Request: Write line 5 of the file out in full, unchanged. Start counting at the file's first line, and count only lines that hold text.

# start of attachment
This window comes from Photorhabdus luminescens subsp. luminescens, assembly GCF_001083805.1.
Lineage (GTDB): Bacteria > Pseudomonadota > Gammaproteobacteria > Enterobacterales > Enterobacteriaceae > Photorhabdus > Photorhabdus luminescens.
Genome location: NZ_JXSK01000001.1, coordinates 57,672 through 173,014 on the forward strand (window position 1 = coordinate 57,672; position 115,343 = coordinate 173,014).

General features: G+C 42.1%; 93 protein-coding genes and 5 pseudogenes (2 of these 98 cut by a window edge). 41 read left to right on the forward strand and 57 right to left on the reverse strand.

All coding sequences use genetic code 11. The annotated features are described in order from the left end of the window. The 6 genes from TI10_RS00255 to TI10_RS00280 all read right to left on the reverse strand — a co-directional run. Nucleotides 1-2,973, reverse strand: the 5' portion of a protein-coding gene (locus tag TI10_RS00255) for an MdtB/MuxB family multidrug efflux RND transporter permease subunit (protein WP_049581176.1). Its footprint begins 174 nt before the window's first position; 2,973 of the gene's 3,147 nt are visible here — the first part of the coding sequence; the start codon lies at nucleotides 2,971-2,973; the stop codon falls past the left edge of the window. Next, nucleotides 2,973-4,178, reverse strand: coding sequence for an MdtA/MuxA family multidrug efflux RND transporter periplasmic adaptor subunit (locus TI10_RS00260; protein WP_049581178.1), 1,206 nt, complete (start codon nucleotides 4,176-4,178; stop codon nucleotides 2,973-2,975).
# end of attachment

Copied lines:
All coding sequences use genetic code 11. The annotated features are described in order from the left end of the window. The 6 genes from TI10_RS00255 to TI10_RS00280 all read right to left on the reverse strand — a co-directional run. Nucleotides 1-2,973, reverse strand: the 5' portion of a protein-coding gene (locus tag TI10_RS00255) for an MdtB/MuxB family multidrug efflux RND transporter permease subunit (protein WP_049581176.1). Its footprint begins 174 nt before the window's first position; 2,973 of the gene's 3,147 nt are visible here — the first part of the coding sequence; the start codon lies at nucleotides 2,971-2,973; the stop codon falls past the left edge of the window. Next, nucleotides 2,973-4,178, reverse strand: coding sequence for an MdtA/MuxA family multidrug efflux RND transporter periplasmic adaptor subunit (locus TI10_RS00260; protein WP_049581178.1), 1,206 nt, complete (start codon nucleotides 4,176-4,178; stop codon nucleotides 2,973-2,975).